May 15 2013

Banning Butter

Julie Gunlock

Yesterday, I wrote about 11-year old New York City public school student Zachary Maxwell who filmed the unappetizing meals being served to him at his elementary school.  In the post, I mentioned that Zach has been asked to "advise" city officials who run the school lunch program. One tip Zach might provide these taste-bud challenged bureaucrats at City Hall is this:

BRING BACK THE BUTTER!

It ain't rocket science, people. Things just taste better with butter. Not a lot of butter, just a pat of butter. Corn is just corn without butter and salt. Broccoli is elevated with just a little bit. Brown rice needs a lot of help but butter is a nice solution. Corn, broccoli, brown rice (thanks, Michelle) are all things that can be found on a child's school tray and while the nitwits at City Hall might not want to admit it, they all taste better with butter--especially to a child. But since 2008, butter has been banned on school lunch trays and as a result, there's been a lot of wasted food as kids understandably refuse to eat the unbuttered (oh, and unsalted, by the way!) food.

Of course, some food nannies and more than a few Sanctimommies out there might disagree with me and blather on about fat and calories and say something like "children should learn to appreciate a vegetable the way nature intended it."

Spare me. There's a reason comedian Jerry Seinfeld's wife Jessica Seinfeld wrote a best-selling book about hiding vegetables in kids' food.  Mrs. Seinfeld understood the challenge: kids generally prefer to eat bread and pasta and candy and ice cream. Veggies can be a tough sell for kids. I say that as a mom who luckily has had moderate success getting her kids to eat vegetables but I'm not about to suggest we take away the tools that mothers (and heretofore lunch ladies) use to get kids to eat them. Salt, butter and a little sprinkling of cheese are some of my tips. Other moms might stir fry adding flavorings like soy, ginger, and garlic to make the vegetables more interesting. Others might roast them with olive oil, salt and pepper. Still others might rely on frozen vegetables which can be microwaved (with butter to make them taste even better).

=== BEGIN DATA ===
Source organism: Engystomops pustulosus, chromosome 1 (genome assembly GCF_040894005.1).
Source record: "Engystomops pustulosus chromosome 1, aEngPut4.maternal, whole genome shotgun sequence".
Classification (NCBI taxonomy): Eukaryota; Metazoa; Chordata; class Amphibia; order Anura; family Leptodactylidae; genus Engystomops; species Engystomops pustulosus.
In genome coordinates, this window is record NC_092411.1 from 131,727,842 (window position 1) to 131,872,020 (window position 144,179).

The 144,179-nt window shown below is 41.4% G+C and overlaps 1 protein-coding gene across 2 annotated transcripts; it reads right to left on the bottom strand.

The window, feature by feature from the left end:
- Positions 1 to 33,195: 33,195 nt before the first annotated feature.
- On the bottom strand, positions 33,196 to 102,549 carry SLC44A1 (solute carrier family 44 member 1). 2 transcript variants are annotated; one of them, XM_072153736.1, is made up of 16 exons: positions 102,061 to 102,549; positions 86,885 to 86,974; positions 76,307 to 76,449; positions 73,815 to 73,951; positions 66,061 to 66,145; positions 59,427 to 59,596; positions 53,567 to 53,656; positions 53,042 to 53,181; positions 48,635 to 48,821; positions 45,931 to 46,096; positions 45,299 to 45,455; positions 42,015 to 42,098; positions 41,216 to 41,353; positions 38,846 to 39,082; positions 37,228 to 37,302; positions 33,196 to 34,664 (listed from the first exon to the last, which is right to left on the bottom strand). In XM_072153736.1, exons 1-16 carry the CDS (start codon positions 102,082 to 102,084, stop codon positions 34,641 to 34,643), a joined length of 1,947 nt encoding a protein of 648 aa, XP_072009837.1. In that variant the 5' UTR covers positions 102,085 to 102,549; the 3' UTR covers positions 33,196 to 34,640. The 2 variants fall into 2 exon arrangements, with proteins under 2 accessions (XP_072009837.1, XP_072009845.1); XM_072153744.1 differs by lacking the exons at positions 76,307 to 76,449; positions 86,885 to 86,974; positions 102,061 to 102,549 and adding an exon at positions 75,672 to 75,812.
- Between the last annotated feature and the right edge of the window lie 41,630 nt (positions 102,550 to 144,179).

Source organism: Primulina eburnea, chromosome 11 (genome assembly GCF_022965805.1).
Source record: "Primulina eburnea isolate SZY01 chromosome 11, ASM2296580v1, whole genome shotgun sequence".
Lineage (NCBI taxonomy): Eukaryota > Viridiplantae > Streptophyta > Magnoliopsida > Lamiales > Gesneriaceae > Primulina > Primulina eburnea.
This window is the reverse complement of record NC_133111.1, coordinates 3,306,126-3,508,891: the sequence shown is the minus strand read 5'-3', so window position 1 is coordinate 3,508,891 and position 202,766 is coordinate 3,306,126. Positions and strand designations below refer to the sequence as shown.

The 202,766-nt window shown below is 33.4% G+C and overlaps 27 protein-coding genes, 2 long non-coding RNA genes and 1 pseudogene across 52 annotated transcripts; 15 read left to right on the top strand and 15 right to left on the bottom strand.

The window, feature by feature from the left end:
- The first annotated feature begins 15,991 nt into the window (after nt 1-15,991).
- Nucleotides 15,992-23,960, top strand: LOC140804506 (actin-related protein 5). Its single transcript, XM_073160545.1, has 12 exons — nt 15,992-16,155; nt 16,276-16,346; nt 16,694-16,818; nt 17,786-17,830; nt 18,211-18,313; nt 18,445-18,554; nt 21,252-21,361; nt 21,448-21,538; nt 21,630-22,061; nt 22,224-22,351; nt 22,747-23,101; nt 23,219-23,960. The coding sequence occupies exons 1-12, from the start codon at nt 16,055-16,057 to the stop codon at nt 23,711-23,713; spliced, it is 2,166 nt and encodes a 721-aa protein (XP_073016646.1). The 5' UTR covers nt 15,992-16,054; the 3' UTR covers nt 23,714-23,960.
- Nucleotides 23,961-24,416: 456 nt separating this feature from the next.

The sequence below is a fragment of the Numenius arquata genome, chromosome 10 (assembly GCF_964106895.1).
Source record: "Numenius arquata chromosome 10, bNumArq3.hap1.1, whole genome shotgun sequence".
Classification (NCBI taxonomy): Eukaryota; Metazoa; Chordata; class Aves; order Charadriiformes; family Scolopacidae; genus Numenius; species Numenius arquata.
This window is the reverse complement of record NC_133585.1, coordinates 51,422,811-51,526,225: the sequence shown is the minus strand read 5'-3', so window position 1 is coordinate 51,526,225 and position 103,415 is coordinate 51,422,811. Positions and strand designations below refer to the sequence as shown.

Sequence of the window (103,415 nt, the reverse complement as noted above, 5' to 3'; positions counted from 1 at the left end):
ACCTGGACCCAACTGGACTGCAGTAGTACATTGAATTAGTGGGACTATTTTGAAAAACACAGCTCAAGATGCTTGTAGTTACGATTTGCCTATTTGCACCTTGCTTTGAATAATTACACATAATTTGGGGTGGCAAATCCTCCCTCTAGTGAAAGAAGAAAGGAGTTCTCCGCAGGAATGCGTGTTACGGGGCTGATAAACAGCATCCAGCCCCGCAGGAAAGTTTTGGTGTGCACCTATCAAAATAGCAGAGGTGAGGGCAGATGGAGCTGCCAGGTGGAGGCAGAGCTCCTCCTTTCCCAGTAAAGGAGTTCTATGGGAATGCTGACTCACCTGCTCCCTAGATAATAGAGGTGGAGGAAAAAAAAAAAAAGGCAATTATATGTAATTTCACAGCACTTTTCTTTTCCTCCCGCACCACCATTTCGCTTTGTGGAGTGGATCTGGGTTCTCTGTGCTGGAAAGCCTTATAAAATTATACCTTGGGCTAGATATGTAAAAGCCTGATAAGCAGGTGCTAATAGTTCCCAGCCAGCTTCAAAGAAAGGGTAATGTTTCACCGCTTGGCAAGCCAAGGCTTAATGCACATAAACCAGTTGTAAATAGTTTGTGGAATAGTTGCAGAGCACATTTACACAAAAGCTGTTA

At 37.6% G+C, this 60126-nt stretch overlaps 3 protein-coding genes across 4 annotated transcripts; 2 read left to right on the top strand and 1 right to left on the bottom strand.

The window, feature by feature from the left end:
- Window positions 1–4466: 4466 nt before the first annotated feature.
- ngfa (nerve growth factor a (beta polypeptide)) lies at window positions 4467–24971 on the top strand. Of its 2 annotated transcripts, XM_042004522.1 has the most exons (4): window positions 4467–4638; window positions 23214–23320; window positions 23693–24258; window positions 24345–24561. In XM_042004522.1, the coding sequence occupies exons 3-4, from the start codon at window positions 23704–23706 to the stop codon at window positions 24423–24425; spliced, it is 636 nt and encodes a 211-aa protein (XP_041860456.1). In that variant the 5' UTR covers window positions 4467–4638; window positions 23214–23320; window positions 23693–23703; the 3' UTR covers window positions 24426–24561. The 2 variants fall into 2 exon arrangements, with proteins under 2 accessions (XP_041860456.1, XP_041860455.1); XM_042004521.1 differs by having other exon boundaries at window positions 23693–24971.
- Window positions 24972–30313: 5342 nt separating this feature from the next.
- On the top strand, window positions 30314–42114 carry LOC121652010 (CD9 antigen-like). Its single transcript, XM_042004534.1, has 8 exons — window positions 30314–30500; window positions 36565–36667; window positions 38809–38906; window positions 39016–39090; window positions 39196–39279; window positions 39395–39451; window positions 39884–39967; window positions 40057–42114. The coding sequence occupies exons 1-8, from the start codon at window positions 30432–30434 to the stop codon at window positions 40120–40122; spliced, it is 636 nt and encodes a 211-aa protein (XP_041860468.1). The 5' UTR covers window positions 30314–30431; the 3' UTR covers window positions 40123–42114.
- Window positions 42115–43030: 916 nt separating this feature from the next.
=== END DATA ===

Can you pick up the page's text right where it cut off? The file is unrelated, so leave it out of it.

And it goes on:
Those that have managed to raise perfect children should feel good about themselves but for the rest of us normal parents, we know that Mary Poppins had it right when she said a little bit of sugar makes the medicine go down.  Reasonable parents understand the mind of a child. And they understand that vegetables are important--in whatever form they are eaten. If that requires a little butter, some salt or soy sauce, some cheese, or olive oil; that seems a reasonable trade-off if the outcome is children eating vegetables.

Of course, as I say with all of my posts that cover the mismanaged school lunch program; there's a better solution to all of this. Instead of hoping for changes and reforms and better food and good and tasty menu items, the real solution to bad school lunches is to opt out. Don't let your kids eat that food. Pack them a lunch. Take control. Do what parents have been doing for thousands of years: feed your kids,

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